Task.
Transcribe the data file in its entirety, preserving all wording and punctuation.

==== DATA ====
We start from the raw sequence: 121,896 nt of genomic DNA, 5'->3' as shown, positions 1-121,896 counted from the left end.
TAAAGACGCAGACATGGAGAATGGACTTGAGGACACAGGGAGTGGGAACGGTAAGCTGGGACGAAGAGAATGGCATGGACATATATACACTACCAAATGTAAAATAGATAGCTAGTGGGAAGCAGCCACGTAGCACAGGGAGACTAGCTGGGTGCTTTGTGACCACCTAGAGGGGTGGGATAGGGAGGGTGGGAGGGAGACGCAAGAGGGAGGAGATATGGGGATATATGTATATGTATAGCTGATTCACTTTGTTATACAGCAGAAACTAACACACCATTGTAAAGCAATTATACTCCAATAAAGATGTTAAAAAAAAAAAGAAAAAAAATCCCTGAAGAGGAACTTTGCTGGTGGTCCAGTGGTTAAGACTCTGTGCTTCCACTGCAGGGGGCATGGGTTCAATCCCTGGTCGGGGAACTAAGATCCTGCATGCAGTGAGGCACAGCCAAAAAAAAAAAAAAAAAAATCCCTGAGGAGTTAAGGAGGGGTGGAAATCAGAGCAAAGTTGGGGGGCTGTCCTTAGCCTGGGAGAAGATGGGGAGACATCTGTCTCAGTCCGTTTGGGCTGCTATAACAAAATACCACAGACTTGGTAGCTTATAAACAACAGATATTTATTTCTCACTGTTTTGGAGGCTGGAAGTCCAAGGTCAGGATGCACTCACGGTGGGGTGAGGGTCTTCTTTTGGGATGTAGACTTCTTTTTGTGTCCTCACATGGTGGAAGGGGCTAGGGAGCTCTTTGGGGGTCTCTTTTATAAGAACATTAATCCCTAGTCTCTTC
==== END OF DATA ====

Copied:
We start from the raw sequence: 121,896 nt of genomic DNA, 5'->3' as shown, positions 1-121,896 counted from the left end.
TAAAGACGCAGACATGGAGAATGGACTTGAGGACACAGGGAGTGGGAACGGTAAGCTGGGACGAAGAGAATGGCATGGACATATATACACTACCAAATGTAAAATAGATAGCTAGTGGGAAGCAGCCACGTAGCACAGGGAGACTAGCTGGGTGCTTTGTGACCACCTAGAGGGGTGGGATAGGGAGGGTGGGAGGGAGACGCAAGAGGGAGGAGATATGGGGATATATGTATATGTATAGCTGATTCACTTTGTTATACAGCAGAAACTAACACACCATTGTAAAGCAATTATACTCCAATAAAGATGTTAAAAAAAAAAAGAAAAAAAATCCCTGAAGAGGAACTTTGCTGGTGGTCCAGTGGTTAAGACTCTGTGCTTCCACTGCAGGGGGCATGGGTTCAATCCCTGGTCGGGGAACTAAGATCCTGCATGCAGTGAGGCACAGCCAAAAAAAAAAAAAAAAAAATCCCTGAGGAGTTAAGGAGGGGTGGAAATCAGAGCAAAGTTGGGGGGCTGTCCTTAGCCTGGGAGAAGATGGGGAGACATCTGTCTCAGTCCGTTTGGGCTGCTATAACAAAATACCACAGACTTGGTAGCTTATAAACAACAGATATTTATTTCTCACTGTTTTGGAGGCTGGAAGTCCAAGGTCAGGATGCACTCACGGTGGGGTGAGGGTCTTCTTTTGGGATGTAGACTTCTTTTTGTGTCCTCACATGGTGGAAGGGGCTAGGGAGCTCTTTGGGGGTCTCTTTTATAAGAACATTAATCCCTAGTCTCTTC